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Omnigon Comes out of Stealth Mode (Barely) to Market its Tools


Last month’s Beyond Genome conference was Carlsbad, Calif.-based Omnigon Technology’s “coming out party,” according to CEO Bob McKuin, but it was a very discreet affair: Only a select number of attendees were privy to an invite-only demo of the company’s technology.

The rest of us may have to keep wondering until granted our own private audience with Omnigon’s data analysis system, which, although under development for over two years, hasn’t even been given a name yet. Omnigon claims that its pattern recognition technology, based on an approach it calls Transfinite Representation Theory, is so different from existing approaches that it literally has to be seen to be believed — especially by its target user base of biologists and bioinformaticists.

“Scientists are pretty skeptical. They think there’s nothing new in the world,” said McKuin. “But when they saw what we could do they were absolutely captivated.”

At Beyond Genome, Omnigon demonstrated how its technology could be applied to overlap detection, the first of several bioinformatics applications the company sees for the system. According to Omnigon, the approach is able to eliminate the heuristics and algorithmic acrobatics that are a necessary part of current bioinformatics solutions.

The company describes its technology as a “holistic” approach that is able to find and store data relationships in high-dimensional space. But it’s not just another clustering tool, McKuin noted. A by-product of the process is 300-to-1 data compaction, for example — welcome news for organizations seeking relief from ever-mounting storage requirements.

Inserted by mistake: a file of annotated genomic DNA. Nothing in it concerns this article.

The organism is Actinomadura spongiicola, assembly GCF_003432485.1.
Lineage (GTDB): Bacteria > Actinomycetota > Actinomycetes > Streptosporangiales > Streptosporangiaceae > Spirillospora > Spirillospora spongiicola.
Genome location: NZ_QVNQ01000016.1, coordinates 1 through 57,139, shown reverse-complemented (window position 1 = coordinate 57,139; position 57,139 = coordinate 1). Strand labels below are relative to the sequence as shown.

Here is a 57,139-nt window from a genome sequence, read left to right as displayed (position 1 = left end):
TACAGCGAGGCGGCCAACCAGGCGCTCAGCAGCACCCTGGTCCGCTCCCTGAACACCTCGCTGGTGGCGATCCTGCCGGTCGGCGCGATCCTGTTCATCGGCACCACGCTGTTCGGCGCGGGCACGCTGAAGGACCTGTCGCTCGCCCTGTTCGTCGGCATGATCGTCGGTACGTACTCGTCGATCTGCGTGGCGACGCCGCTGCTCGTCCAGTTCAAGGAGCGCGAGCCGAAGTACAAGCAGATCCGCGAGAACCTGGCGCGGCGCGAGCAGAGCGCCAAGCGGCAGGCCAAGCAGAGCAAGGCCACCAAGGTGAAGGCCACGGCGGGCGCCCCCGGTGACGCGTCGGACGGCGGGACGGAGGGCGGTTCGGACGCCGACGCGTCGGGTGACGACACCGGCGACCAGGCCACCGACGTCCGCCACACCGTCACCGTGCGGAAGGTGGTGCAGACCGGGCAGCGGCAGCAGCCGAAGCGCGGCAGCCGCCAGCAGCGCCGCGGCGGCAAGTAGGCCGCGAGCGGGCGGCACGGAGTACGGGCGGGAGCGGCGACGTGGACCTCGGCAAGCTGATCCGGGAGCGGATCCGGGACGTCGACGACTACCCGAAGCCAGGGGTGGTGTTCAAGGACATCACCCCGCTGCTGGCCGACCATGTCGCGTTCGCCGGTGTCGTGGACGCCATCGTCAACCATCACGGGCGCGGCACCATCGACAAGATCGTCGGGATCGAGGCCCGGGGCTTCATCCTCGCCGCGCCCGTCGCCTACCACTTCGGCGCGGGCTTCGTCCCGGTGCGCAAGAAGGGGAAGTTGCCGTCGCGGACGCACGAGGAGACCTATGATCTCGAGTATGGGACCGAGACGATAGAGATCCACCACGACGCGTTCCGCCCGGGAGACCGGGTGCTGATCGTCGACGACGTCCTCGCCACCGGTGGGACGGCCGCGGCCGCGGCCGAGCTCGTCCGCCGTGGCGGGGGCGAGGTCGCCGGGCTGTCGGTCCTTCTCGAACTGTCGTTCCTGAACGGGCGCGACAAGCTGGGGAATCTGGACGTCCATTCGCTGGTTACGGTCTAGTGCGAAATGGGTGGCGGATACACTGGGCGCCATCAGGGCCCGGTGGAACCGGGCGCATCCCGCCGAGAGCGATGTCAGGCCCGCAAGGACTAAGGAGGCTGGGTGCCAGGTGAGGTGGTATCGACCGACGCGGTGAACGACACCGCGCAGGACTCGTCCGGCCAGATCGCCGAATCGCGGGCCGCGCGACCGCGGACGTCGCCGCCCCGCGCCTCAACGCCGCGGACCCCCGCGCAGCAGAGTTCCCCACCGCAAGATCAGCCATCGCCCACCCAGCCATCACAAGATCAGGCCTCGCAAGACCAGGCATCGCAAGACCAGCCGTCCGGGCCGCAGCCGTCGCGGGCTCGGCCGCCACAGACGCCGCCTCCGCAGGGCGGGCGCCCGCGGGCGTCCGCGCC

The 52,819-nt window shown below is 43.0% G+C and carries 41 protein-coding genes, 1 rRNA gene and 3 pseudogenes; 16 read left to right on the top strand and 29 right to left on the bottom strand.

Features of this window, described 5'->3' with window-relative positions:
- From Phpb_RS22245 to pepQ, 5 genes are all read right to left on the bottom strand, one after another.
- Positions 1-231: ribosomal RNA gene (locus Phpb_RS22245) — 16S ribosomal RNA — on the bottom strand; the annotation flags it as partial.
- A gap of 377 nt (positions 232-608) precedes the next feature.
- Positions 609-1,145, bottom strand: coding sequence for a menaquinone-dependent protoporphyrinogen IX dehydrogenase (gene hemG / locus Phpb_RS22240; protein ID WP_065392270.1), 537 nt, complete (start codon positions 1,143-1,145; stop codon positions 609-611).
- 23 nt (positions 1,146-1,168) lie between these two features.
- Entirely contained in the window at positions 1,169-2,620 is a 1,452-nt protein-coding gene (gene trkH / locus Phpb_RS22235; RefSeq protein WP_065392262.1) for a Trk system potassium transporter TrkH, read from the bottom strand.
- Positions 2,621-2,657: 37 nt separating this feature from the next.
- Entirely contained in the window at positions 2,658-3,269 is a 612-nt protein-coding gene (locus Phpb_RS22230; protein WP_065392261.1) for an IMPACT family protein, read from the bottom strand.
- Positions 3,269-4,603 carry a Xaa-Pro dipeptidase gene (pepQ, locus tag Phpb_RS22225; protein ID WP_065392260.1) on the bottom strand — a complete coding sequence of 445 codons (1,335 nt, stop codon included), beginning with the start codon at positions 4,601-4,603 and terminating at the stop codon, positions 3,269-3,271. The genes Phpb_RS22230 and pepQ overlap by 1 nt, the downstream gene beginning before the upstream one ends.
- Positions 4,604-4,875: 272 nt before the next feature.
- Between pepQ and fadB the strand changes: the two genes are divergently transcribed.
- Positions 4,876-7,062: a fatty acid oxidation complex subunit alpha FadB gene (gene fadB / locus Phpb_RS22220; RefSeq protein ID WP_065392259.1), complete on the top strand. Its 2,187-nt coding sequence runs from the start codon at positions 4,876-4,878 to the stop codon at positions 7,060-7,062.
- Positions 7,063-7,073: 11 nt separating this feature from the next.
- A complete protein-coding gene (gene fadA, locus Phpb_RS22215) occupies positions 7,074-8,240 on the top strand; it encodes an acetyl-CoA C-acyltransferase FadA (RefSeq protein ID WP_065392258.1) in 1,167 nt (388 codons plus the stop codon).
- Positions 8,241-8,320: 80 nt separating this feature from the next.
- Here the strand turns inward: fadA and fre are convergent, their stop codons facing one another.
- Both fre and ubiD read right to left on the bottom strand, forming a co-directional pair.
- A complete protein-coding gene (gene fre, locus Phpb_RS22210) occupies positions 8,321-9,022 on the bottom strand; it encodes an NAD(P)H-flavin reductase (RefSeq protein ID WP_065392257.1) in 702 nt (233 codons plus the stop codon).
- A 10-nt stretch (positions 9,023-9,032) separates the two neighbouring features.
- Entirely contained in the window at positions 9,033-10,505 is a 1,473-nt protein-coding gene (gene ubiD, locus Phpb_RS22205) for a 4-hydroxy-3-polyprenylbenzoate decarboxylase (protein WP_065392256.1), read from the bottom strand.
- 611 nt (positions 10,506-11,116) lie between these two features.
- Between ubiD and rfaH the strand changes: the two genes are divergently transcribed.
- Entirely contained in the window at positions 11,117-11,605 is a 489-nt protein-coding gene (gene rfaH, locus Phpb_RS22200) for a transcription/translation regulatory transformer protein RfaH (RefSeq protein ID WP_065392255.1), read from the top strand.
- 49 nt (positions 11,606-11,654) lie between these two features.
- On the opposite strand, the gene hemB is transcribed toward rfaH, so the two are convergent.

Company literature illustrates how an algorithm-based process such as Celera’s five-step whole-genome assembly pipeline could be reduced to a single step with Omnigon’s approach. According to the company, Celera’s first screening step, as well as its unitigger, scaffolder, and repeat resolver steps, would be unnecessary because the Omnigon system organizes information according to its relationships prior to analysis. The company has not applied its approach to whole-genome assembly, however, and pointed out that the example is only provided as an illustration of the system’s potential.

“We don’t claim to be domain experts,” said McKuin. Omnigon describes itself as an informatics company, not a bioinformatics company, and has targeted the financial markets, oil and gas, and other compute-heavy industries as future markets for its tools. It has set its sights on the life sciences first, however, because it sits in the “sweet spot” of the system’s data-crunching capabilities, according to McKuin. In addition, the company’s Southern California location places it in the heart of biotech country, making those sales calls and on-site demos that much easier.

McKuin said the patent-pending technology has been verified by several well-known experts in biology, including Pavel Pevzner of the University of California, San Diego, who is advising the company on bioinformatics applications. Pevzner was on vacation and unavailable to comment last week.

Omnigon is in discussions with a number of companies now, McKuin said — all leads from the private showings at Beyond Genome. It intends to work closely with its customers to identify the best ways its technology can be put to use in solving their data analysis problems.

— BT

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